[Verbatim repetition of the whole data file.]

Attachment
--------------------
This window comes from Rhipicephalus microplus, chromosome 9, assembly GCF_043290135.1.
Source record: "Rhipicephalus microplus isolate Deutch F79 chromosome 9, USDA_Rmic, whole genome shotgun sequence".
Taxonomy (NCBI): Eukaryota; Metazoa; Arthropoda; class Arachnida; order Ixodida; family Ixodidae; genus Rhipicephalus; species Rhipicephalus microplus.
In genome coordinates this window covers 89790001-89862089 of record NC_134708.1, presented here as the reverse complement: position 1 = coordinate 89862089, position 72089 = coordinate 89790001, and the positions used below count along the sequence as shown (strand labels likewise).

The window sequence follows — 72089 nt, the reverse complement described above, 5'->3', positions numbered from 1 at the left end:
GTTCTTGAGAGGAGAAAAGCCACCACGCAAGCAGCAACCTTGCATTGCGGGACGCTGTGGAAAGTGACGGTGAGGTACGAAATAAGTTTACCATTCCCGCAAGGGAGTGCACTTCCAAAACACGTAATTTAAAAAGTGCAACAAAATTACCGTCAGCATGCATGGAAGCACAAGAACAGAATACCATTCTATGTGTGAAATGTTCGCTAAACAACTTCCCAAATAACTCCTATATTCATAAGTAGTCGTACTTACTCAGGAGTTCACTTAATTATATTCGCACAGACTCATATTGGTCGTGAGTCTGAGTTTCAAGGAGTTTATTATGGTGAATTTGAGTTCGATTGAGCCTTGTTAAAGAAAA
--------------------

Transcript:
This window comes from Rhipicephalus microplus, chromosome 9, assembly GCF_043290135.1.
Source record: "Rhipicephalus microplus isolate Deutch F79 chromosome 9, USDA_Rmic, whole genome shotgun sequence".
Taxonomy (NCBI): Eukaryota; Metazoa; Arthropoda; class Arachnida; order Ixodida; family Ixodidae; genus Rhipicephalus; species Rhipicephalus microplus.
In genome coordinates this window covers 89790001-89862089 of record NC_134708.1, presented here as the reverse complement: position 1 = coordinate 89862089, position 72089 = coordinate 89790001, and the positions used below count along the sequence as shown (strand labels likewise).

The window sequence follows — 72089 nt, the reverse complement described above, 5'->3', positions numbered from 1 at the left end:
GTTCTTGAGAGGAGAAAAGCCACCACGCAAGCAGCAACCTTGCATTGCGGGACGCTGTGGAAAGTGACGGTGAGGTACGAAATAAGTTTACCATTCCCGCAAGGGAGTGCACTTCCAAAACACGTAATTTAAAAAGTGCAACAAAATTACCGTCAGCATGCATGGAAGCACAAGAACAGAATACCATTCTATGTGTGAAATGTTCGCTAAACAACTTCCCAAATAACTCCTATATTCATAAGTAGTCGTACTTACTCAGGAGTTCACTTAATTATATTCGCACAGACTCATATTGGTCGTGAGTCTGAGTTTCAAGGAGTTTATTATGGTGAATTTGAGTTCGATTGAGCCTTGTTAAAGAAAA